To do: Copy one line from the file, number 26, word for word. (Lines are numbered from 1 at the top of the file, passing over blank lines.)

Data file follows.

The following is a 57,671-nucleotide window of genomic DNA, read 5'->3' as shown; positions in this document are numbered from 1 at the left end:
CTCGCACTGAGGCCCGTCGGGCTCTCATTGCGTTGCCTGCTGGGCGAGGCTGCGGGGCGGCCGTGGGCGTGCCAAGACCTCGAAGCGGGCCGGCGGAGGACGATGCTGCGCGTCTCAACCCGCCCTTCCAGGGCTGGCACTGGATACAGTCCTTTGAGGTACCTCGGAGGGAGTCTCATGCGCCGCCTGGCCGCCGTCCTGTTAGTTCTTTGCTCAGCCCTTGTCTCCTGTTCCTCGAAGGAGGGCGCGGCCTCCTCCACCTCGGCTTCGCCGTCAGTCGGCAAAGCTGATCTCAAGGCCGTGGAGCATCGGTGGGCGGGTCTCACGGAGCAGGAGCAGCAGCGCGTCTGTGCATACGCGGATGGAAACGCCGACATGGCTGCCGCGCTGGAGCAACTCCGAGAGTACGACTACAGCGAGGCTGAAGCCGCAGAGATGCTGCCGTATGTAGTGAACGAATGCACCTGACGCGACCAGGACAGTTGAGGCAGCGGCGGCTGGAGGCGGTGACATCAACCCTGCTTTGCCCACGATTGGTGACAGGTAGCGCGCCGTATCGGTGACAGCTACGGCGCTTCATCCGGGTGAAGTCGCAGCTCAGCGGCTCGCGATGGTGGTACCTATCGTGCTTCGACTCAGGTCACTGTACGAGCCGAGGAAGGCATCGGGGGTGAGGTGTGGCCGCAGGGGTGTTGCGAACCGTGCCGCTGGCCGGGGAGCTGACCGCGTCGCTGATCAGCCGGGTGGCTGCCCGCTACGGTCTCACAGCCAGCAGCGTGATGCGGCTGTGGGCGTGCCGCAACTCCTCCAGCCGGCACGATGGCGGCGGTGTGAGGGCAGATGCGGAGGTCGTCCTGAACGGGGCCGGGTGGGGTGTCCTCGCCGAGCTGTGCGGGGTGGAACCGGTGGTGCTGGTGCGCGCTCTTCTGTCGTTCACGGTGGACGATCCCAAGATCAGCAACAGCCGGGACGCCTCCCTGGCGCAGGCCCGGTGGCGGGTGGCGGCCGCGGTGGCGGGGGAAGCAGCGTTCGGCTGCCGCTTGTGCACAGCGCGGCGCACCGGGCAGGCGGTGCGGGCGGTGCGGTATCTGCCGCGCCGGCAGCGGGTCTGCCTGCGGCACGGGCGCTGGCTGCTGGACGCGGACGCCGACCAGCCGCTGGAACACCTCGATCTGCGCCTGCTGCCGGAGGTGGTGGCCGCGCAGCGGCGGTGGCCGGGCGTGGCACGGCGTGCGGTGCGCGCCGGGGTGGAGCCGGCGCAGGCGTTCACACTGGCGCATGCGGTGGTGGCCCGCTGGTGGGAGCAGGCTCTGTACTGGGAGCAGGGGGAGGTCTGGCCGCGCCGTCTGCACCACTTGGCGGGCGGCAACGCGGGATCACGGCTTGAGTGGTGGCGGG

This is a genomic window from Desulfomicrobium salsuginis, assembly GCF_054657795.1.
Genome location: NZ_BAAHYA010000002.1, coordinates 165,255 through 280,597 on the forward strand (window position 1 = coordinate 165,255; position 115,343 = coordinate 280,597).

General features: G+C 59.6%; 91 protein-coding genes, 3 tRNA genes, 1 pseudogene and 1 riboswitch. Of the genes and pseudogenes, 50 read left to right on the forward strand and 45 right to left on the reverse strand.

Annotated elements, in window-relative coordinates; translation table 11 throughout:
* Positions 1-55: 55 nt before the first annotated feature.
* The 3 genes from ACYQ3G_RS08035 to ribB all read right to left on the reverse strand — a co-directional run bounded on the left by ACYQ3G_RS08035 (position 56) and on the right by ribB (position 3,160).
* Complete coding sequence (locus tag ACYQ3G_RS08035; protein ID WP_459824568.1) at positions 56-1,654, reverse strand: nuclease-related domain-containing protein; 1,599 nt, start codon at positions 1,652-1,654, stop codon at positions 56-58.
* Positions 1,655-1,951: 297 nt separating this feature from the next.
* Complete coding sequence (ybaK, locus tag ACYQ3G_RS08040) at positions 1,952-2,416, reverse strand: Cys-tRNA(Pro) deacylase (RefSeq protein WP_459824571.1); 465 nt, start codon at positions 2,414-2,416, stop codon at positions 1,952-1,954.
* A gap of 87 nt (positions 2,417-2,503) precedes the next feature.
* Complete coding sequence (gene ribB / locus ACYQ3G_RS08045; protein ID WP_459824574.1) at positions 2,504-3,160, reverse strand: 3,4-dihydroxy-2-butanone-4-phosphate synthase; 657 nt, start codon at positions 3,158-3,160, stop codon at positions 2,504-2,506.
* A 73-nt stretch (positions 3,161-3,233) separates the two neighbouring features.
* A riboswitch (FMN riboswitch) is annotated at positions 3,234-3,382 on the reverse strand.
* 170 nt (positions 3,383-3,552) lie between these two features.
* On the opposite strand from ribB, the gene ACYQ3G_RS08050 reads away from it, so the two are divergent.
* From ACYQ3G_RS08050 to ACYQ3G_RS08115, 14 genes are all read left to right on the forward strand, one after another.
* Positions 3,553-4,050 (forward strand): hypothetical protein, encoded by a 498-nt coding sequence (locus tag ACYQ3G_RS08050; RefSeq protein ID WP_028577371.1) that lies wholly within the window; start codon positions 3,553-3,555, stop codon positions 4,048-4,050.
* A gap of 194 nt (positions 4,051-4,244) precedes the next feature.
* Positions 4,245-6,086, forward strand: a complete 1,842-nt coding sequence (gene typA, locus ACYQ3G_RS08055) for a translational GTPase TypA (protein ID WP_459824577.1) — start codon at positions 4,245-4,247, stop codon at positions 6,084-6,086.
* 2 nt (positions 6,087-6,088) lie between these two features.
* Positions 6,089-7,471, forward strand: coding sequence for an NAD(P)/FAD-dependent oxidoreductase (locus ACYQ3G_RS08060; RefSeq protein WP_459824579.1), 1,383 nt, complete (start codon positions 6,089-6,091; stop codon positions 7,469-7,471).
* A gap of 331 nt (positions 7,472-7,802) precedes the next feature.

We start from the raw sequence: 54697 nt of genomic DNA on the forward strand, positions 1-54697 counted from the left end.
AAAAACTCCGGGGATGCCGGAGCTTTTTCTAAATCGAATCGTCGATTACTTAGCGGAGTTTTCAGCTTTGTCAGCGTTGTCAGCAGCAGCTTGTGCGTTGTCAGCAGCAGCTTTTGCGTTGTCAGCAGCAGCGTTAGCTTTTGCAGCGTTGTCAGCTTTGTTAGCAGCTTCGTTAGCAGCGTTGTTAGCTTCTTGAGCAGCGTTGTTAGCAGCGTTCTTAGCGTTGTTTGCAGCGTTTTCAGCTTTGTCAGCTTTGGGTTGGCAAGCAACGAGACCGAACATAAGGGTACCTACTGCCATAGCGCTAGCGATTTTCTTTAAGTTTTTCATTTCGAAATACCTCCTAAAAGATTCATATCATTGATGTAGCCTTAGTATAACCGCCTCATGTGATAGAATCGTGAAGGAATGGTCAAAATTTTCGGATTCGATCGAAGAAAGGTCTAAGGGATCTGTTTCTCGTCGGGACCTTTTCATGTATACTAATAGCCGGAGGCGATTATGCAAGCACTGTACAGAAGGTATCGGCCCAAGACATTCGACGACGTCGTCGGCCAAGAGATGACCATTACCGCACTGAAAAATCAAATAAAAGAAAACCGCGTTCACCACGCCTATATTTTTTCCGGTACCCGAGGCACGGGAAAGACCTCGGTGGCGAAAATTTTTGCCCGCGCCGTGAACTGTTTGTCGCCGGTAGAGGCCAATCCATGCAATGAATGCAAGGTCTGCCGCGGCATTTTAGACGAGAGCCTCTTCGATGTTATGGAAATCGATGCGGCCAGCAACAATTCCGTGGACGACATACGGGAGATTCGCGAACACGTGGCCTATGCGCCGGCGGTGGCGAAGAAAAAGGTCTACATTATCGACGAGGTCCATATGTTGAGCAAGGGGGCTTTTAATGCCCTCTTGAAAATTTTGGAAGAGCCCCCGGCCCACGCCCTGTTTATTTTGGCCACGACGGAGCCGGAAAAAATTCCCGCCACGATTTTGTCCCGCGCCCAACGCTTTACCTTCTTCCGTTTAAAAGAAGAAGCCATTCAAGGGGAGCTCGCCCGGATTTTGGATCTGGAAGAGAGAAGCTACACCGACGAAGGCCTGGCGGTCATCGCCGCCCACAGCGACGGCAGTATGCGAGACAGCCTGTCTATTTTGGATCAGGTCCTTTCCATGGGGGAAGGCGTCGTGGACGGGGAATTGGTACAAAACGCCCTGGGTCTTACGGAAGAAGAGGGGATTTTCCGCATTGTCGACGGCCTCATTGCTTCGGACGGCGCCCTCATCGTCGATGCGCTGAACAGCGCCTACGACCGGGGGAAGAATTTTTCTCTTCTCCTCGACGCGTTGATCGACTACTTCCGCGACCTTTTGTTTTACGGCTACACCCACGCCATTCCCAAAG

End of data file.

AAAAACTCCGGGGATGCCGGAGCTTTTTCTAAATCGAATCGTCGATTACTTAGCGGAGTTTTCAGCTTTGTCAGCGTTGTCAGCAGCAGCTTGTGCGTTGTCAGCAGCAGCTTTTGCGTTGTCAGCAGCAGCGTTAGCTTTTGCAGCGTTGTCAGCTTTGTTAGCAGCTTCGTTAGCAGCGTTGTTAGCTTCTTGAGCAGCGTTGTTAGCAGCGTTCTTAGCGTTGTTTGCAGCGTTTTCAGCTTTGTCAGCTTTGGGTTGGCAAGCAACGAGACCGAACATAAGGGTACCTACTGCCATAGCGCTAGCGATTTTCTTTAAGTTTTTCATTTCGAAATACCTCCTAAAAGATTCATATCATTGATGTAGCCTTAGTATAACCGCCTCATGTGATAGAATCGTGAAGGAATGGTCAAAATTTTCGGATTCGATCGAAGAAAGGTCTAAGGGATCTGTTTCTCGTCGGGACCTTTTCATGTATACTAATAGCCGGAGGCGATTATGCAAGCACTGTACAGAAGGTATCGGCCCAAGACATTCGACGACGTCGTCGGCCAAGAGATGACCATTACCGCACTGAAAAATCAAATAAAAGAAAACCGCGTTCACCACGCCTATATTTTTTCCGGTACCCGAGGCACGGGAAAGACCTCGGTGGCGAAAATTTTTGCCCGCGCCGTGAACTGTTTGTCGCCGGTAGAGGCCAATCCATGCAATGAATGCAAGGTCTGCCGCGGCATTTTAGACGAGAGCCTCTTCGATGTTATGGAAATCGATGCGGCCAGCAACAATTCCGTGGACGACATACGGGAGATTCGCGAACACGTGGCCTATGCGCCGGCGGTGGCGAAGAAAAAGGTCTACATTATCGACGAGGTCCATATGTTGAGCAAGGGGGCTTTTAATGCCCTCTTGAAAATTTTGGAAGAGCCCCCGGCCCACGCCCTGTTTATTTTGGCCACGACGGAGCCGGAAAAAATTCCCGCCACGATTTTGTCCCGCGCCCAACGCTTTACCTTCTTCCGTTTAAAAGAAGAAGCCATTCAAGGGGAGCTCGCCCGGATTTTGGATCTGGAAGAGAGAAGCTACACCGACGAAGGCCTGGCGGTCATCGCCGCCCACAGCGACGGCAGTATGCGAGACAGCCTGTCTATTTTGGATCAGGTCCTTTCCATGGGGGAAGGCGTCGTGGACGGGGAATTGGTACAAAACGCCCTGGGTCTTACGGAAGAAGAGGGGATTTTCCGCATTGTCGACGGCCTCATTGCTTCGGACGGCGCCCTCATCGTCGATGCGCTGAACAGCGCCTACGACCGGGGGAAGAATTTTTCTCTTCTCCTCGACGCGTTGATCGACTACTTCCGCGACCTTTTGTTTTACGGCTACACCCACGCCATTCCCAAAG